Tuesday is massage day with one of the sweetest women I know. Misty has great technique AND she loves to laugh. She also likes me as a person and an artist, which is a different kind of soul-balm.

Wednesday is therapy day with Sonya. I know she will be distressed for me, AND that she’ll help me figure out ways to wait and more ways to cope.

Balance. Balance. Balance.

I must balance the red claws of distress and discomfort with images of Graham McTavish.

And THAT’S how a person waits.

Tolerating the Discomfort

Years ago, a counselor at Mercy Hospital’s outpatient program in Des Moines suggested that we learn to stretch our ability to tolerate the discomfort of our mental illnesses. Such a benign term—discomfort. It hardly does justice to what really goes on inside a crazy person’s mind. But, it does keep us from catastrophizing the experience. Suffering, agony, or hysteria would be torture to tolerate. Discomfort seems more reasonable.

When I woke up at 2am again this morning, I knew I needed to follow this wise counselor’s advise. My mental and physical discomfort had been overwhelming me, and I needed to find a way to help myself.

So as soon as Starbucks opened at 6:00, I took this small journal and a few pens with the intention of just writing about the discomfort. My Round Robin art journal friends had used this size journal in our last project to send pages to each other. It contained their art, but I didn’t have to make anything. This felt important.

I had started this journal as a book of lists to send around to friends, hoping they would jot down their thoughts. That never happened, but the headings were still there. Some could be useful, Some not so much. I decided to use what might be helpful and leave the rest.

After I ranted a brain-dump on one of the blank pages, I felt a little calmer. I also thought a list of possible ways to stretch my tolerance for this discomfort might be the next step. I brainstormed (Ha! Such an apt term!) for a while and felt a little better still.

I had taken a clonazepam before I went to Starbucks, hoping to beat back the itchy, prickly panic. That little darling started to kick in, and I thought it best to go home and have a lie down. But before doing that, I tried a few things on my list: a nice hot soak with lavender bath salts, a fragrant candle, and a pair of comfy chenille footies. I turned on my new Audibles book (read by Pretend Boyfriend, Richard Armitage), and promptly fell asleep.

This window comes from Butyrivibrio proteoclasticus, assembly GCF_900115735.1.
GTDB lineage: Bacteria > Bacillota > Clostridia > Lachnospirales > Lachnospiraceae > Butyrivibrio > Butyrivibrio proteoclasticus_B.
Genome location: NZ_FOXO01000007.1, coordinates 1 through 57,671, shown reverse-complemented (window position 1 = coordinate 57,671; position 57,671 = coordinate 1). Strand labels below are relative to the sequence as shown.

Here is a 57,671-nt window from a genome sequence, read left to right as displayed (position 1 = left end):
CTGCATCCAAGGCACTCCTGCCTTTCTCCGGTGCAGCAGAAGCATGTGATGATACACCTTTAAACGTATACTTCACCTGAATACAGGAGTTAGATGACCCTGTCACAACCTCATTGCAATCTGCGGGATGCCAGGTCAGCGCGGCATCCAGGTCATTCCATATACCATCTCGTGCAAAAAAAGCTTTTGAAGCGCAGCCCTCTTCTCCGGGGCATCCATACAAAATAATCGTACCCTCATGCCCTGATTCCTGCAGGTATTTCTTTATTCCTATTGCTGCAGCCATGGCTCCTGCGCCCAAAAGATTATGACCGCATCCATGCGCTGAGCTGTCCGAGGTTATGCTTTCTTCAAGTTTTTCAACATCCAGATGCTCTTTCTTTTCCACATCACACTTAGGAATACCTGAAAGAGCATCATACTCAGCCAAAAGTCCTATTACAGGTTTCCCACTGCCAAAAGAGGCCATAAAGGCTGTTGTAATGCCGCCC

When I woke up, I took my little journal outside to sit in the sun and see what else might help me get through the day. As things came to me, I added them to my list, then checked them off as I practiced—like singing the Sia song “I’m Alive” loud enough to make all the neighbor dogs howl. I get so tired of their constant yapping that it felt powerfully naughty to sing so loud that they all shut up.

I took a little stroll around the garden in my bare feet (though my comfy footies waited on the patio for me). This helped my wobbly knee and gave me a sense of grounding. As my sissy bedecks the halls with her tubs of decorations, I needed a sense of myself (the non-Christmas atheist), my feet firmly on the ground, in the midst of the discomfort of my mind fighting its war with psych meds.

I have a new tool. A little journal to write about my discomfort and list ways to tolerate it a bit better. I need to add “Write a blog post” to the list, because this helped as well. It always does.

Letting Go

I weaned off all psych drugs in 2012 after reading Robert Whitaker’s Anatomy of an Epidemic, which told the statistical downside of treating mental illness with medication. Ever since, I’ve been a LOUD advocate for finding other ways of managing or, for those who need those drugs, additional ways of coping and self-care.

Like a lot of people on a crusade, I was entrenched, rigid in my thinking, self-righteous in my correct view of the world. We’ve seen how that usually ends up.

About a year after I moved to Oklahoma in 2018, the depressive side of my bipolar disorder moved in and never left. She would take a day-trip once in a while, but as time went on, she became more and more the clueless, stinky houseguest.

I know the drill when Depression comes to visit—remember that she lies constantly, get busy finding an artful distraction, get regular reality checks with a therapist, and try not to eat everything in sight. Over time, I stopped being able to do any of those activities. I knew I was in real trouble, and I had no other options left.

I had to try medication.